United States Senator
United States Senate
January 17, 2007
Statement of Senator Patrick Leahy
Senate Judiciary Committee
Hearing On "Paying Off Generics to Prevent Competition with Brand Name Drugs: Should It Be Prohibited?"
January 17, 2007
This hearing today is a continuation of a longstanding, bipartisan effort by several members of this Committee to provide consumers more choices and lower-cost medicines. My focus in this hearing is on making lower-cost generic medicines available to our seniors and families, based on provisions of existing law which I think are being misused by some brand-name and generic drug companies. The fact that we have scheduled this hearing so early in this new Congress is a sign that solving this problem will be the high priority for this Committee that it deserves to be, and that consumers want it to be.
We will be examining the harmful effects of a type of collusion that limits consumer choices and that keeps consumer prices artificially high. Rarely do we have such a clear-cut opportunity as this to remove impediments that prevent competition and the marketplace from working as they should, to benefit consumers.
The basics of this issue are very simple: Congress never intended for brand-name drug companies to be able to pay off generic companies NOT to produce generic medicines. That would be a shame, harmful to consumers, and a crime.
In fact, the history and text of the Hatch-Waxman laws make it clear that the OPPOSITE of delay was the goal.
It is no secret that prescription drug prices are rising and are a source of considerable concern to many Americans, especially senior citizens and working families. In a marketplace free of manipulation, generic drug prices can be as much as 80 percent lower than the comparable brand name version.
In June of last year I sponsored a bill, introduced by Senator Kohl, and also sponsored by Senators Grassley, Schumer, Feingold and Johnson, which would have stopped these payoffs to delay access to generic medicines. Working with Senators Kohl and Grassley and with many others, we will try to enact a new version of that bill.
It is unfortunate that we even have to do this. However, as I said in June, there are still some companies driven by greed that may be keeping low-cost, life-saving generic drugs off the marketplace, off pharmacy shelves, and out of the hands of consumers, by carefully crafted anti-competitive agreements.
Since some of these deals used to be done in secret, I am glad that because of a bill that was reported out of this Committee, Congress is now aware of this problem. In 2001, I worked with Chairman Hatch and later with Senator Grassley to make sure that our law enforcement agencies - the Federal Trade Commission and the Department of Justice - at least were made aware of these secret, and potentially criminal, deals.
The New York Times and others published major investigative stories on how the manufacturer of a hypertension drug to help prevent strokes and heart attacks -- Cardizem CD -- had made deals to pay a potential generic competitor $10 million every three months to stop it from developing a generic version of Cardizem. This led to my introduction of S. 754 - the Drug Competition Act -- which was reported out of this Committee and was finally passed as part of the Medicare Modernization Act Amendments with significant assistance from Senator Grassley.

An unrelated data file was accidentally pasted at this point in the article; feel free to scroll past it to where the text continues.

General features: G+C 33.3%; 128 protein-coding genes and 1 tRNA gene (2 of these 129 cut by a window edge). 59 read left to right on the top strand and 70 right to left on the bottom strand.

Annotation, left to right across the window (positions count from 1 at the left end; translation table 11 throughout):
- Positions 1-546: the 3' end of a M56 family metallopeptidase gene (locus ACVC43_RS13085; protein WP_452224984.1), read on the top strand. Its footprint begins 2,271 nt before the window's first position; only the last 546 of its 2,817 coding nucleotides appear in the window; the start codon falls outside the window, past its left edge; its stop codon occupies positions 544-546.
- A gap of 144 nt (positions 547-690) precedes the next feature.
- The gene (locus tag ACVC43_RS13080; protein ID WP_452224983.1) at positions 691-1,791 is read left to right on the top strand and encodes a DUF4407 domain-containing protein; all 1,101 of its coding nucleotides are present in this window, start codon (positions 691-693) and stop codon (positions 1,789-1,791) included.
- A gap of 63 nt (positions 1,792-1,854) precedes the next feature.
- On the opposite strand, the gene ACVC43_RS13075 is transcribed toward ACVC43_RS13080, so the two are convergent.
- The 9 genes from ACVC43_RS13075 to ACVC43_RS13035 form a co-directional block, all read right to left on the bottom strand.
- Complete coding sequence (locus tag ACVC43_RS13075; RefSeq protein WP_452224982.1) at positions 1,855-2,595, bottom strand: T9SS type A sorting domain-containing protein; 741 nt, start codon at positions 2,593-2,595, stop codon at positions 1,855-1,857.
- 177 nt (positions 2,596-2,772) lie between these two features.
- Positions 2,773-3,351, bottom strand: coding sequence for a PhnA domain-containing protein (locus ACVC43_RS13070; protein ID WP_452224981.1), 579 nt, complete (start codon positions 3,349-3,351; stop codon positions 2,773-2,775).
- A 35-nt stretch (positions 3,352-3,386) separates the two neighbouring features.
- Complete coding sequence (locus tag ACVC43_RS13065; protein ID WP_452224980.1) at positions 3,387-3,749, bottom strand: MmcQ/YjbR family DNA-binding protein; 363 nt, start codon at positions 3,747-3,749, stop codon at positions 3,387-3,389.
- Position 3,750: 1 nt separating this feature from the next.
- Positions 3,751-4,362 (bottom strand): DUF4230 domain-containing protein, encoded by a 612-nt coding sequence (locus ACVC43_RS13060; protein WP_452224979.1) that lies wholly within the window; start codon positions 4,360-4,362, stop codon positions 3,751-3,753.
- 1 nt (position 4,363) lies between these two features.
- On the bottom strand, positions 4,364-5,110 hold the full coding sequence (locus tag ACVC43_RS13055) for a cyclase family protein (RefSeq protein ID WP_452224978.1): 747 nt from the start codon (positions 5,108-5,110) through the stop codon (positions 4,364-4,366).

The concept of that law is simple: It requires that if a brand-name company and a generic firm enter into an agreement that is related to the sale of either the brand named drug or its generic version, then both companies must file copies of any agreements with the FTC and the DOJ so those agencies can enforce the law. Incidentally, once the Cardizem deal was exposed and challenged, the U.S. Circuit Court held that the "the horizontal market allocation agreement . . . [was] per se illegal under the Sherman Act."
Today, Commissioner Leibowitz will testify about what the FTC has found regarding these deals between brand-name companies and generic competitors, as revealed through the provisions of the Drug Competition Act, and the harm done to the public.
I will once again strongly support an effort by Senators Kohl and Grassley to allow the FTC to do its job. Two subsequent Circuit Court decisions have undermined the Cardizem approach and relied on the general rule favoring settlements between private litigants. The problem -- with respect to deals not to compete -- is that the interests of millions of senior citizens, millions of children, and millions of others - are not taken into account. Those cases ignore the decision in Associated General in which the U. S. Supreme Court noted that "the Sherman Act was enacted to assure our customers the benefits of price competition . . . ." Note the focus is on consumers, not on whether private companies should be able to make back-room deals that harm consumers as part of a settlement of a lawsuit.
Our bipartisan bill will solve that problem by making payments by brand-name companies, to delay introduction of a generic drug, unlawful. My initial position is to follow this bright-line approach to avoid endless litigation and set forth a clear standard. I will be interested in hearing from others on possible solutions, so long as the interest of the public in accessing these life-saving medicines is paramount. That has been, and will continue to be, my top priority.